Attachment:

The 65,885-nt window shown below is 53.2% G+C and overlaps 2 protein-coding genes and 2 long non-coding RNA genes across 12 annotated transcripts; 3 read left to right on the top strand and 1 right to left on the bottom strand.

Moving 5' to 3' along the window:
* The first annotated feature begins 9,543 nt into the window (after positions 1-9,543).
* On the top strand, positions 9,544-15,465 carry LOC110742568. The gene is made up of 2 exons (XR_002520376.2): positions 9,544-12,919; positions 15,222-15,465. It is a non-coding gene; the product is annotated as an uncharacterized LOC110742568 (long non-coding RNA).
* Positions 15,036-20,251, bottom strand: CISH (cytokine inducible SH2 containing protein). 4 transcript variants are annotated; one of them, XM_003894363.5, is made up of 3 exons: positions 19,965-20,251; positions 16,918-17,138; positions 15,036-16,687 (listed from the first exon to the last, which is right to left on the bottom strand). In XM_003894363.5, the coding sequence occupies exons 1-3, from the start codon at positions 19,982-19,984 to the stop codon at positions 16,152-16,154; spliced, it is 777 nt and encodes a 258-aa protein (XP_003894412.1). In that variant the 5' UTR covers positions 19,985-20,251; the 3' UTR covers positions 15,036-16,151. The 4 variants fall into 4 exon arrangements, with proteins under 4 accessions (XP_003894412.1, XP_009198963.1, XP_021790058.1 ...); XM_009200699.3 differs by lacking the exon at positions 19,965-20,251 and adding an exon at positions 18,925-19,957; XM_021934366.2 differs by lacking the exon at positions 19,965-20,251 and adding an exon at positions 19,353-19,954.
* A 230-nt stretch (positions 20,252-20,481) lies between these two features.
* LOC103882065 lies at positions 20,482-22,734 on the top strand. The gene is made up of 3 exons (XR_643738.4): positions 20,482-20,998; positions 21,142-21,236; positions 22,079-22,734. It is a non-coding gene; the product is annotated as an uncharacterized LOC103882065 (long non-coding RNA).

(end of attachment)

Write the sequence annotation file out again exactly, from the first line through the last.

The 65,885-nt window shown below is 53.2% G+C and overlaps 2 protein-coding genes and 2 long non-coding RNA genes across 12 annotated transcripts; 3 read left to right on the top strand and 1 right to left on the bottom strand.

Moving 5' to 3' along the window:
* The first annotated feature begins 9,543 nt into the window (after positions 1-9,543).
* On the top strand, positions 9,544-15,465 carry LOC110742568. The gene is made up of 2 exons (XR_002520376.2): positions 9,544-12,919; positions 15,222-15,465. It is a non-coding gene; the product is annotated as an uncharacterized LOC110742568 (long non-coding RNA).
* Positions 15,036-20,251, bottom strand: CISH (cytokine inducible SH2 containing protein). 4 transcript variants are annotated; one of them, XM_003894363.5, is made up of 3 exons: positions 19,965-20,251; positions 16,918-17,138; positions 15,036-16,687 (listed from the first exon to the last, which is right to left on the bottom strand). In XM_003894363.5, the coding sequence occupies exons 1-3, from the start codon at positions 19,982-19,984 to the stop codon at positions 16,152-16,154; spliced, it is 777 nt and encodes a 258-aa protein (XP_003894412.1). In that variant the 5' UTR covers positions 19,985-20,251; the 3' UTR covers positions 15,036-16,151. The 4 variants fall into 4 exon arrangements, with proteins under 4 accessions (XP_003894412.1, XP_009198963.1, XP_021790058.1 ...); XM_009200699.3 differs by lacking the exon at positions 19,965-20,251 and adding an exon at positions 18,925-19,957; XM_021934366.2 differs by lacking the exon at positions 19,965-20,251 and adding an exon at positions 19,353-19,954.
* A 230-nt stretch (positions 20,252-20,481) lies between these two features.
* LOC103882065 lies at positions 20,482-22,734 on the top strand. The gene is made up of 3 exons (XR_643738.4): positions 20,482-20,998; positions 21,142-21,236; positions 22,079-22,734. It is a non-coding gene; the product is annotated as an uncharacterized LOC103882065 (long non-coding RNA).